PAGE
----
Nearly a quarter of the faculty lined up with Muslim students and others to protest the University’s decision to honor Hirsi Ali. They decried her as Islamaphobic and attacked her “hateful views.”  But maybe they would have shared those views if they had been treated as she was.   To me, she is a woman of great courage, standing up for all women against the strictures of a vicious and repressive fundamentalist community.

Brandeis asserts that there is a difference between inviting someone to a dialogue on campus and honoring that person for the body of his or her work.  Maybe so.  But they should have thought of that in advance.  They claim they didn’t know about her anti-Islam language. They live maybe under a rock?

This about-face by Brandeis smacks of craven political correctness.  A Washington Post columnist recalls how in 2006 the University honored famous playwright Tony Kushner, whose anti-Zionist attitude had been reflected in his statement that  “The biggest supporters of Israel are the most repulsive members of the Jewish community.”  At the time, Brandeis said it stood by its invitation, explaining that it doesn’t select honorary degree recipients based on their political beliefs. Apparently it does today.

I don’t usually agree with  Wall St. Journal editorial positions. Today the paper reasonably asks if Hirsi Ali’s critics by implication support the abuses she has fought her whole life – forced marriage, female genital mutilation, honor killings, all part of Shariah law. And, noting that Brandeis was founded “to defend non-sectarian religious liberty,” the editorial wonders if the University now includes in its core values “intolerance and the illiberal suppression of ideas.” That’s the message underlying the University’s reversal on Hirsi Ali.

Hirsi herself responded by congratulating the Brandeis graduates on their commencement and hoping that they turn out to be better advocates for free expression and free thought than their alma mater. Amen to that!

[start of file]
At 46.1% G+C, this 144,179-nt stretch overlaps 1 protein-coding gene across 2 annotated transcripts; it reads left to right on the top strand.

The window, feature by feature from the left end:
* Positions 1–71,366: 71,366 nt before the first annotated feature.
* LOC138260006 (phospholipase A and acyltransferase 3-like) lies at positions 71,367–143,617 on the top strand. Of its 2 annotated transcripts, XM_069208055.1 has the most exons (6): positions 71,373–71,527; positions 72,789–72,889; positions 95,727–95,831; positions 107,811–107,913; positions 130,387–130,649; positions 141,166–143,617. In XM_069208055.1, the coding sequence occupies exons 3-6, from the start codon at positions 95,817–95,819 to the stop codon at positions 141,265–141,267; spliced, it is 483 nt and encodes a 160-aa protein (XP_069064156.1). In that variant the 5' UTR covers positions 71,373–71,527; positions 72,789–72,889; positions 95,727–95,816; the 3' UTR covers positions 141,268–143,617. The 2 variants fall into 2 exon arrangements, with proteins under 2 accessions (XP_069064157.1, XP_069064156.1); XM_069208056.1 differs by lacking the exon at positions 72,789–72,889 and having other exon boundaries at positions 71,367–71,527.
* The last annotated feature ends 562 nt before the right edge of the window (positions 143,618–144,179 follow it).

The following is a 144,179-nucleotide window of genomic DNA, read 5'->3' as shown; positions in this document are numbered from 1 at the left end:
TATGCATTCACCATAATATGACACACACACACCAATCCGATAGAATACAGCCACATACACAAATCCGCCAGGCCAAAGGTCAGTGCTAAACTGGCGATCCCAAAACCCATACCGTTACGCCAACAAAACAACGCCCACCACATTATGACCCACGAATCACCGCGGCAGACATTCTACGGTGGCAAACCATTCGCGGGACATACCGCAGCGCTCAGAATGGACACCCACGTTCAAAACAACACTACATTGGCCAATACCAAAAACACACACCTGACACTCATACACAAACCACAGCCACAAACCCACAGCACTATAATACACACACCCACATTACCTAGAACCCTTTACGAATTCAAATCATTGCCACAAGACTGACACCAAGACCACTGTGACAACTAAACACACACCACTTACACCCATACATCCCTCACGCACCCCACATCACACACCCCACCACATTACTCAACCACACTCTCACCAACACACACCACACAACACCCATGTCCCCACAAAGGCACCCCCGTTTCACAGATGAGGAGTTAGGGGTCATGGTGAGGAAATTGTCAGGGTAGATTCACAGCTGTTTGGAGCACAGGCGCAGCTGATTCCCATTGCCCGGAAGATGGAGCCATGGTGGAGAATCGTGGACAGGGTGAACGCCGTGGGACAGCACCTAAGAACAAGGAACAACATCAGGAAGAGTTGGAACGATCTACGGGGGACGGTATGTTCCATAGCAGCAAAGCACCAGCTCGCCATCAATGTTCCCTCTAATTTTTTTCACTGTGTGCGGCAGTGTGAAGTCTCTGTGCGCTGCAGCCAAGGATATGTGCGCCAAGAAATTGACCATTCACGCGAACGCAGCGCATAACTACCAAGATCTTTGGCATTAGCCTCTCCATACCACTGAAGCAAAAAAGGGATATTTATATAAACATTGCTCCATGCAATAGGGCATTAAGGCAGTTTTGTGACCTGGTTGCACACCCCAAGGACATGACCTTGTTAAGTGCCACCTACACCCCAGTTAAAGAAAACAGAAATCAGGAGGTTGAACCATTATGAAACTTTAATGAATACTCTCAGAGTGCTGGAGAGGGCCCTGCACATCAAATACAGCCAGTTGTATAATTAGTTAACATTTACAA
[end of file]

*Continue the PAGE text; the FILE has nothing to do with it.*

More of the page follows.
I welcome your comments in the section below.  p.s. Check out Hirsi’s “Here’s What I would Have Said at Brandeis” in Friday’s WSJ.

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Selfie, shmelfie – where will it end?

Four months ago, when the Oxford English Dictionary named “selfie” the 2013 word of the year, I had never even heard of it. In the last couple of days, it’s almost all I’ve heard.  Of course, there was the selfie taken by President Obama of himself and Danish Prime Minister Helle Thorning-Schmidt, a comely lass, and British Prime Minister David Cameron off to the side.  What healthy male would pass up that opportunity?  Of course, that it was done at Nelson Mandela’s funeral prompted a flurry of criticism for being inappropriate at such a solemn occasion.  But the occasion was also a celebration and at least it appeared spontaneous.  What we’ve had since has been staged and, we have learned, commercial.

There followed the famous selfie taken by Oscar host Ellen DeGeneres. It showed her and a group of her nearest and dearest celeb friends, including Meryl Streep, Kevin Spacey, Angelina Jolie, Julia Roberts and more. It was anything but spontaneous. There’s actually footage of her rehearsing the selfie, in hopes of getting it retweeted a record number of times. Now it turns out that the whole deal was not only staged but sponsored by Samsung. (When not being paid, she uses an iPhone.)

Which brings us to David Ortiz, who, as virtually everyone now knows. took a selfie of himself and President Obama at the White House  yesterday, surrounded by the Red Sox World Champions. And, yes, we now know that “selfie” was also paid for in a last-minute David Ortiz contract with Samsung.  No wonder some Red Sox in the background (Jonny Gomes?) were going cha-ching as the picture was being snapped.  So much for spontaneity and fun-with-photographs. The White House was not pleased to have been suckered into a commercial endorsement.

(My husband told me that because Ortiz had just signed a munificent baseball contract extension, the local icon  was donating all the proceeds from Samsung to Boston charities,  from One Boston to the Jimmy Fund. Then, he chuckled, “April Fool’s.”)

As writer Eric Wilbur opined, the sooner the word “selfie” goes away, the better.  Just another crass promotional deal, or, as Boston Magazine put it,  we have transitioned from “amusing photo format to celebrity monetization opportunity.” Oh, well, what else should we expect?

And why should we spend another minute of print or air time on a day when Boston’s brave firefighters are being remembered and we’re learning of yet another fatal shooting at Fort Hood in Texas? Or is Samsung sponsoring “selfies” there too?

I welcome your comments in the section below.

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Remy brings ick factor to ballgame

Despite a hailstorm today, little green shoots are starting to poke their heads up in our yard, tomorrow is April 1st and the baseball season has officially started.  I’m poised to wrest control of my garden from the rabbits and welcome the season with a clean slate. Except for the Remy factor.